The Difference That Kindness Makes

 
Anthony talking to a grocer in Notting Hill
 

Recently it was National Random Acts of Kindness Day, and I thought it would be interesting to go out into my neighbourhood and ask people about their recent experiences of kindness – random or otherwise – and how it affected them. You can see some of the responses here in a short film I made:

Like many people I know, I actively seek to find out what’s going on in my neighbourhood and community, as well as what’s happening nationwide and in the world. I’m interested to know what other peoples’ experiences of the world are.

It struck me many years ago how the continuous deluge of negative news which pours over us from free daily papers, news apps, social media, and channels broadcasting 24/7 can have a progressive, damaging effect.

I remember watching a documentary about people who were actively resisting this onslaught of news, and the response of one person to the question of why he did not have a TV was: “Why would I want an open sewer running through my home?”

That may be an extreme reaction, but I can understand what he meant. A couple of weeks ago I monitored the type of ‘news’ I was receiving through various channels. Unsurprisingly, it was mostly negative with – or so it appeared to me – rather forced items of jollity purposefully inserted to lighten the mood. Many of the stories featured unbelievable acts of unkindness and cruelty.

Now, please don’t think I’m suggesting that we bury our heads in the sand and ignore everything going on outside our immediate environment and community. What I am saying is that being selective about what comes before our eyes, and into our homes, could have a dramatic impact on our mood.

In 2014 there was an infamous Facebook experiment conducted in which half a million randomly selected people were split into two groups. Their news feeds were manipulated so that one group only received good news and cheery posts, and the other quite the opposite. Afterwards, the ‘good news’ group were observed to engage on the network in an upbeat and positive way, whilst the ‘bad news’ group shared more negative content to their own profiles.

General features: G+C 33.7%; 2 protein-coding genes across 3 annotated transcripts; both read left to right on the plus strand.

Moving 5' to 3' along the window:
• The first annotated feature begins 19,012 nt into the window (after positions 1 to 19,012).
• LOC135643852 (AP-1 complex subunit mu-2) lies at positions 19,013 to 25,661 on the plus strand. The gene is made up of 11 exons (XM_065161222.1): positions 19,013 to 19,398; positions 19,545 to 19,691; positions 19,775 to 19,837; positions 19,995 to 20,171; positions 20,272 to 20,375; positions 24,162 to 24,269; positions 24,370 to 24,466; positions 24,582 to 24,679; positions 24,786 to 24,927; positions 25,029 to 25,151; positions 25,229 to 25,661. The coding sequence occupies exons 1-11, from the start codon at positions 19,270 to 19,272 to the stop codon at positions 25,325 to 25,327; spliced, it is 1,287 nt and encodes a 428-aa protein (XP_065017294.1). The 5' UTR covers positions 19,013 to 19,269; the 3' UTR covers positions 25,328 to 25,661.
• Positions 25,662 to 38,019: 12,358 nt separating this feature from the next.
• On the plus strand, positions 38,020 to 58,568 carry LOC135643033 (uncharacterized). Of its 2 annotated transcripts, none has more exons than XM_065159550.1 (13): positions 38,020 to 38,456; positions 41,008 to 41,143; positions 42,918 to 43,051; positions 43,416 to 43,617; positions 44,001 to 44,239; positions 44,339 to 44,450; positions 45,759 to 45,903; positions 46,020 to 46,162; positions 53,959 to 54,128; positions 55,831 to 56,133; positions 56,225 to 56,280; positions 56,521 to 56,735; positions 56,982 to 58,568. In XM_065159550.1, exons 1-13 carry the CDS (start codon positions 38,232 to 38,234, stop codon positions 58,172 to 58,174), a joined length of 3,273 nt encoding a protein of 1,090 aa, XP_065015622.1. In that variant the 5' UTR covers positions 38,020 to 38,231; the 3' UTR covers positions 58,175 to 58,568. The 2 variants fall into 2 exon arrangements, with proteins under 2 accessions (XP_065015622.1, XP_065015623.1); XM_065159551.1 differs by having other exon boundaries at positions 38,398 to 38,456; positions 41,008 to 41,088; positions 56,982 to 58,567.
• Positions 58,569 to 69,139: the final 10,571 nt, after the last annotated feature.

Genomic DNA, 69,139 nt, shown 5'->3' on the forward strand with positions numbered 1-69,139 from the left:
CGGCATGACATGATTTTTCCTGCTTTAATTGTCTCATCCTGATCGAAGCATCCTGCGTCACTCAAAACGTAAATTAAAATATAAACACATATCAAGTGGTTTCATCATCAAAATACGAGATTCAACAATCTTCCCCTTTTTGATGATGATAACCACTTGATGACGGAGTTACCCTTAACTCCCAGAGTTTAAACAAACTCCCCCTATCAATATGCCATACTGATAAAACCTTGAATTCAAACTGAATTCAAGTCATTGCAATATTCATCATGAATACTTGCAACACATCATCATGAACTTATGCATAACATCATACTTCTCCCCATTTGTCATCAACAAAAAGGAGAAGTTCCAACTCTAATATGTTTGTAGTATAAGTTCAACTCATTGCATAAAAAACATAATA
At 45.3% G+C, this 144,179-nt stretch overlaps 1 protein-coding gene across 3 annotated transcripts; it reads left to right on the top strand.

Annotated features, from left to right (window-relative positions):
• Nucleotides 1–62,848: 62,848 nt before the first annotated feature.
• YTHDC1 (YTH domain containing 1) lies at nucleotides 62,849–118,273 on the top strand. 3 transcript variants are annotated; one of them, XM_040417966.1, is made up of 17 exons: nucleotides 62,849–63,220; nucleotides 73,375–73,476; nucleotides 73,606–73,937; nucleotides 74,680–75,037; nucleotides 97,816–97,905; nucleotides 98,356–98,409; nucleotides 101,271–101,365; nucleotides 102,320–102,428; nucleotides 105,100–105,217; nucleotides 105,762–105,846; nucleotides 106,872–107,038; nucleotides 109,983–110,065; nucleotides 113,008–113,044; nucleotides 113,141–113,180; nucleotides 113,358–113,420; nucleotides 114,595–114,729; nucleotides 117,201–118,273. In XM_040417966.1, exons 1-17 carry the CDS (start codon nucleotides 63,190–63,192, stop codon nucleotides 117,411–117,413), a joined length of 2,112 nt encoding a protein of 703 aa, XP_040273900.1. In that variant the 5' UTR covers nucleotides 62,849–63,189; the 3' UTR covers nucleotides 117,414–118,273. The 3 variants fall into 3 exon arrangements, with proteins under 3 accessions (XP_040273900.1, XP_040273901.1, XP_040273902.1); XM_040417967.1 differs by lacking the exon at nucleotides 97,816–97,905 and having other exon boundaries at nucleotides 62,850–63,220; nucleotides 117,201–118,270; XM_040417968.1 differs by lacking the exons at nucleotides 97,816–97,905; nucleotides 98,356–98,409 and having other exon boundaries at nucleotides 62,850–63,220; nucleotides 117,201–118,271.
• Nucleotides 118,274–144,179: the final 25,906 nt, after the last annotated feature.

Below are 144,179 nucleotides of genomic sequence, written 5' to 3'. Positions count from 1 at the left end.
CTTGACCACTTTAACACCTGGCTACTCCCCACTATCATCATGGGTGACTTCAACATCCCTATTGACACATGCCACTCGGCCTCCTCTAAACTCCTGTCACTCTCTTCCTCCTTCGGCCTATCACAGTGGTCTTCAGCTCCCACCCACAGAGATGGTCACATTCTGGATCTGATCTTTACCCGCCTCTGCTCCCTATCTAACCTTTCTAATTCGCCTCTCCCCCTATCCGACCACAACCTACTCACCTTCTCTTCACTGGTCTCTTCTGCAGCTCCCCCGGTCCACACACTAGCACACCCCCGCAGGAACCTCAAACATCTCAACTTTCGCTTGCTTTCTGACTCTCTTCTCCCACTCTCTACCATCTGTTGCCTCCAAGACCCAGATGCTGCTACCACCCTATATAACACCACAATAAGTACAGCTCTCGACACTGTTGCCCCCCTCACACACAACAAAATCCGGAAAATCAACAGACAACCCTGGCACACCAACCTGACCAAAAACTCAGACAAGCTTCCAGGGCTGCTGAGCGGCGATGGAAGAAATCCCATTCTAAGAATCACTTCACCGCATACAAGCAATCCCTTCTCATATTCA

This experiment understandably caused an outcry, but nevertheless interestingly confirmed that our emotions can be easily manipulated by outside influences as seemingly innocuous as a social media post.

What’s more – as I confirmed when I spoke to my fellow residents of Notting Hill – being the recipient of small, positive acts of kindness can make a radical difference to our happiness.

As Vedic meditators we build up a daily resilience to negative onslaught. Not by pretending it isn’t happening, but rather by making the conscious choice or decision not to engage with it. This refinement of thought and observation is one of the many wonderful benefits achieved from twice daily meditation.


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Anthony Thompson